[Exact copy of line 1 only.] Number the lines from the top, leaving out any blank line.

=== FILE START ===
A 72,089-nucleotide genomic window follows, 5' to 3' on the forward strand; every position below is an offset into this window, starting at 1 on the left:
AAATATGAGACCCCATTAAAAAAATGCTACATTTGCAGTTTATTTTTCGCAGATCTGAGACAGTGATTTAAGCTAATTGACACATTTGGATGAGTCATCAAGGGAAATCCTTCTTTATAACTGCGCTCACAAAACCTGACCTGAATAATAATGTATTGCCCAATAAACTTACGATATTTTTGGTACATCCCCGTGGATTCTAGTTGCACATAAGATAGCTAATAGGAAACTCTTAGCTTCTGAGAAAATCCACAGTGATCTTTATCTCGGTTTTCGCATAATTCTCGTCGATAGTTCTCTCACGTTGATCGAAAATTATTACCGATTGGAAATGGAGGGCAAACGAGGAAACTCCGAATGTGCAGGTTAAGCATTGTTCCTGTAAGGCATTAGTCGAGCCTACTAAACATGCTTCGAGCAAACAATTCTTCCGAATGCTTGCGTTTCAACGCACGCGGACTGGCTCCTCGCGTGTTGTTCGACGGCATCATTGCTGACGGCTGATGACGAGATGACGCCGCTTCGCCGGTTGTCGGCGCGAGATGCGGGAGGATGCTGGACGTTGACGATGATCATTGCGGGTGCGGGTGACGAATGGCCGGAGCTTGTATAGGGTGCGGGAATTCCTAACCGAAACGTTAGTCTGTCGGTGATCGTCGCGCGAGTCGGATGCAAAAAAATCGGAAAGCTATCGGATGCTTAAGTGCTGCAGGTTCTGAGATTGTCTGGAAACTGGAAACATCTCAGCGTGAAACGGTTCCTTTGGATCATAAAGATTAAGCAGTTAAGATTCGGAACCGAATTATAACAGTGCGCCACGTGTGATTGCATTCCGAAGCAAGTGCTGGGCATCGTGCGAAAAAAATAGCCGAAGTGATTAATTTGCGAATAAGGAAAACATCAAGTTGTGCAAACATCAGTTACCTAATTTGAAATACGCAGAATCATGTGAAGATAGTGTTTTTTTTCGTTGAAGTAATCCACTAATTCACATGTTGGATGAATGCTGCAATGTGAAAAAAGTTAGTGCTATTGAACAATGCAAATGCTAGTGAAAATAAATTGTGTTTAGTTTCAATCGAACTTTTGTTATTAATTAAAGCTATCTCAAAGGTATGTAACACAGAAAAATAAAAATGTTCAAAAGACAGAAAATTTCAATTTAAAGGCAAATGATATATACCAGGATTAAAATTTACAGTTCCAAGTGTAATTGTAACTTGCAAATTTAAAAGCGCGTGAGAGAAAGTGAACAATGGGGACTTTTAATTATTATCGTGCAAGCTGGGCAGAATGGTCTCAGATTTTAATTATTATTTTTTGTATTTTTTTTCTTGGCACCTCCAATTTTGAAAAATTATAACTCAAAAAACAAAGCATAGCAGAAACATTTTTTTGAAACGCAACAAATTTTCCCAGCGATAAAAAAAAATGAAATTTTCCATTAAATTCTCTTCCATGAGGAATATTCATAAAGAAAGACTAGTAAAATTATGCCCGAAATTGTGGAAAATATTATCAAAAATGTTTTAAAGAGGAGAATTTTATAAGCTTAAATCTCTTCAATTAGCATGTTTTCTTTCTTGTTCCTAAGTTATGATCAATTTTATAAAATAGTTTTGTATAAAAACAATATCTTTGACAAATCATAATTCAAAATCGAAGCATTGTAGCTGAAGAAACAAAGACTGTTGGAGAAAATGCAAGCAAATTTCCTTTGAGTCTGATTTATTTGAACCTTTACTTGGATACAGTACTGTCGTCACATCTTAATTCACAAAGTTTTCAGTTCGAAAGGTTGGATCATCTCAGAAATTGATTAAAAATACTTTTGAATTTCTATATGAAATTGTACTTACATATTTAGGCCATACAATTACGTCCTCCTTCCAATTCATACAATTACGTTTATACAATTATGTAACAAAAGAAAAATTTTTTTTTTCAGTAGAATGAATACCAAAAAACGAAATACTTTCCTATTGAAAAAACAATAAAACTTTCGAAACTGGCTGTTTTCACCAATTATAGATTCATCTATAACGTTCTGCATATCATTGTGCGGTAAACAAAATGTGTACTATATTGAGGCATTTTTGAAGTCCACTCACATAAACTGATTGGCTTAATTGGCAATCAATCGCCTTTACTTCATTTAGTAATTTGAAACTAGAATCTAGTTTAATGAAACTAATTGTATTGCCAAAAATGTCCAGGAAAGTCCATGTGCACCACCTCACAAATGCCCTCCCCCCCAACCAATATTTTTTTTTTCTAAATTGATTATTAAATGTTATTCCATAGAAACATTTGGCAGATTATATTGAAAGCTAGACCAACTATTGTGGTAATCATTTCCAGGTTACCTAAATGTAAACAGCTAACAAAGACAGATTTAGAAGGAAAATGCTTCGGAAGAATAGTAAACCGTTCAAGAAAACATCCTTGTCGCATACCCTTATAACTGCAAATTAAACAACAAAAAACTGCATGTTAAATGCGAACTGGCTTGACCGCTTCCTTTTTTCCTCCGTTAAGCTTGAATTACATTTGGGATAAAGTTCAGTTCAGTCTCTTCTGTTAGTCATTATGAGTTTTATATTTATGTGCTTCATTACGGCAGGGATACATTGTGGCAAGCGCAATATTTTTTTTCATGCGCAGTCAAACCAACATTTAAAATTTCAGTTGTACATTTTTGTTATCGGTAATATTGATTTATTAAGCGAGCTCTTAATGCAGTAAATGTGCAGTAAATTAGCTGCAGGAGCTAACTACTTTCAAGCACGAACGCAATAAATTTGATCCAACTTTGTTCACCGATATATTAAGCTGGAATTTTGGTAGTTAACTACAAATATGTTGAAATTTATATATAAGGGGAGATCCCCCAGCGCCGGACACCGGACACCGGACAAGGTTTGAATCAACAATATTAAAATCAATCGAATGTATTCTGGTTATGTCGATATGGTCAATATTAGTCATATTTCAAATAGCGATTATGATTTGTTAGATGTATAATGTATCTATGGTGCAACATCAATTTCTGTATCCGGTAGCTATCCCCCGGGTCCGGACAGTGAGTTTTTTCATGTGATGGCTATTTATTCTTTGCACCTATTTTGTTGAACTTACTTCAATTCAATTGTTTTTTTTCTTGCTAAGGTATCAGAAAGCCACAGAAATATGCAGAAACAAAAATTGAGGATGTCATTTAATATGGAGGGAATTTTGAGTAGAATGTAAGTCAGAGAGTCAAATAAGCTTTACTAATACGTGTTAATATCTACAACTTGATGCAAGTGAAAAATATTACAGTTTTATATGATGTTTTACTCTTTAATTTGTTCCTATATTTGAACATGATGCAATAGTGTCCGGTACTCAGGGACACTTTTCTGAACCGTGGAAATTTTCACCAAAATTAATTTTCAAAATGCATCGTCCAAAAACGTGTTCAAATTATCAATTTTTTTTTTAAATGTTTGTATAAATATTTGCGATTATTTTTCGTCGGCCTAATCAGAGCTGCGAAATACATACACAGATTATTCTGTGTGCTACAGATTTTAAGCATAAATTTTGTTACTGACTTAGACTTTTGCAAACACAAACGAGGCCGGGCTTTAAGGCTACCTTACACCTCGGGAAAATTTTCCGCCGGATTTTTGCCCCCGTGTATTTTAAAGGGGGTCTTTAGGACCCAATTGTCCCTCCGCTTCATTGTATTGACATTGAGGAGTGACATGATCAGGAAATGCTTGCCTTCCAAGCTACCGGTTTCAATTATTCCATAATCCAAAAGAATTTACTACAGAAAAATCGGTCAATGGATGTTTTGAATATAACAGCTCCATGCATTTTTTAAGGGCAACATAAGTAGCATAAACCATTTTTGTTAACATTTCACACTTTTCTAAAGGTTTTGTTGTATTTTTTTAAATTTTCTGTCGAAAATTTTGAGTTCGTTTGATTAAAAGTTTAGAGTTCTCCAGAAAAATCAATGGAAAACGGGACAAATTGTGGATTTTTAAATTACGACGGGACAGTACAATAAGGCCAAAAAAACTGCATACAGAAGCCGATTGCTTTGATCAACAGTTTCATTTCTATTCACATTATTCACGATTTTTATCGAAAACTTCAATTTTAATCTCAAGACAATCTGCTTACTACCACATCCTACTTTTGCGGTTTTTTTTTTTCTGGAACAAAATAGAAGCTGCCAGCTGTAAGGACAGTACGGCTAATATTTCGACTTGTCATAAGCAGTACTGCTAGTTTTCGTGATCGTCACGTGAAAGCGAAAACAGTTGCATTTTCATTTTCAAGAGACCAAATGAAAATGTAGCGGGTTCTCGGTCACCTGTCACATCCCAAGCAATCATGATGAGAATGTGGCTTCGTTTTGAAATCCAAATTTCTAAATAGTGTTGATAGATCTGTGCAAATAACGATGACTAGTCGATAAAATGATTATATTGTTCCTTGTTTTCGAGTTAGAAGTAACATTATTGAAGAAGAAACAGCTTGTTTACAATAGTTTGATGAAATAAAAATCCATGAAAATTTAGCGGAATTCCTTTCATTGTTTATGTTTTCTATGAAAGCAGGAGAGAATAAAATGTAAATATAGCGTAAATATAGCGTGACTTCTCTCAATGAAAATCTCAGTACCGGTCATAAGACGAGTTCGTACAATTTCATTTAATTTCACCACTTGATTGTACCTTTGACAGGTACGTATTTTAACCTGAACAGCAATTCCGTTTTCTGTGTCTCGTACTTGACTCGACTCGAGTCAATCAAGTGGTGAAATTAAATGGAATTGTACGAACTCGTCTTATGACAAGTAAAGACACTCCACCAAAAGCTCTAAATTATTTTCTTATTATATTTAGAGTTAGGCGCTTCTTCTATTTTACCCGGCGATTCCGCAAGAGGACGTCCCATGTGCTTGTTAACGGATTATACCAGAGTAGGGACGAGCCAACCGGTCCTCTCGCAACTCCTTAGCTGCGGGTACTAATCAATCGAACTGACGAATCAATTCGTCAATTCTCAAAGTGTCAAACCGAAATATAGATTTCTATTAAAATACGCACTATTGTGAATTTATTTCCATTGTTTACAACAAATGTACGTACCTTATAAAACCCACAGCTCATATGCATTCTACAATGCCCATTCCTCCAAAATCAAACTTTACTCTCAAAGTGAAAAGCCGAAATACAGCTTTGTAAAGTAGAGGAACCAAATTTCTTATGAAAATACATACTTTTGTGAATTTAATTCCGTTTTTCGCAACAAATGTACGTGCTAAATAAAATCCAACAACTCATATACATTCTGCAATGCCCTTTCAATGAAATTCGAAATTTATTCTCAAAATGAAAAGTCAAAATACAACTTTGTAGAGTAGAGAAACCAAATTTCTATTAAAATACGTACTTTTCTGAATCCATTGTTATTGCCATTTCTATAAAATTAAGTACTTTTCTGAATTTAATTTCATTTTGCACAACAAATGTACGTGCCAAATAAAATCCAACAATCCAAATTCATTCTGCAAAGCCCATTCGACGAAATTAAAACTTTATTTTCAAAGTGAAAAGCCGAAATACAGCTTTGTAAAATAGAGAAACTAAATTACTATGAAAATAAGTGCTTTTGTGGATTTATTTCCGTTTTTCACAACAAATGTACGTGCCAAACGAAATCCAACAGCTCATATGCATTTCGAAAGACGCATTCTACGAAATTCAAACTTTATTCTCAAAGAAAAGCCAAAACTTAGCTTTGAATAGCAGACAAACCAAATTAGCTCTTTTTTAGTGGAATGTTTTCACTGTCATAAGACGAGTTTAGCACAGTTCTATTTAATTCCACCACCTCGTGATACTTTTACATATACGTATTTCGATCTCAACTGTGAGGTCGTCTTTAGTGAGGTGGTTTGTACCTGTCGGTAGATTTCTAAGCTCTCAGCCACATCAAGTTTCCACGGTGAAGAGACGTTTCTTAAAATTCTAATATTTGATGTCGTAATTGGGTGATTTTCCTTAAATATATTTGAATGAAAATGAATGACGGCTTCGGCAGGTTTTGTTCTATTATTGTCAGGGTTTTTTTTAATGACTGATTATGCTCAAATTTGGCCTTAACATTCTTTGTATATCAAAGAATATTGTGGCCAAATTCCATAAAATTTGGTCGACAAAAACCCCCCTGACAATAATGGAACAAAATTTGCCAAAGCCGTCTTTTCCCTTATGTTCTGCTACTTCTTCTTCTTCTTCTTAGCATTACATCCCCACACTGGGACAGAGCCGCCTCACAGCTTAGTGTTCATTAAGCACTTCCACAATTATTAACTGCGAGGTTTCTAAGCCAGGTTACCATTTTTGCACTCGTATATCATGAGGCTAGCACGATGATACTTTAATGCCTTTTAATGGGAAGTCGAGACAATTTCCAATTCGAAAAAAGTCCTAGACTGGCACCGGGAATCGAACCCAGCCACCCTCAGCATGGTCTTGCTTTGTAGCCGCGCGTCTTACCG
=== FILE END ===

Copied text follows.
A 72,089-nucleotide genomic window follows, 5' to 3' on the forward strand; every position below is an offset into this window, starting at 1 on the left: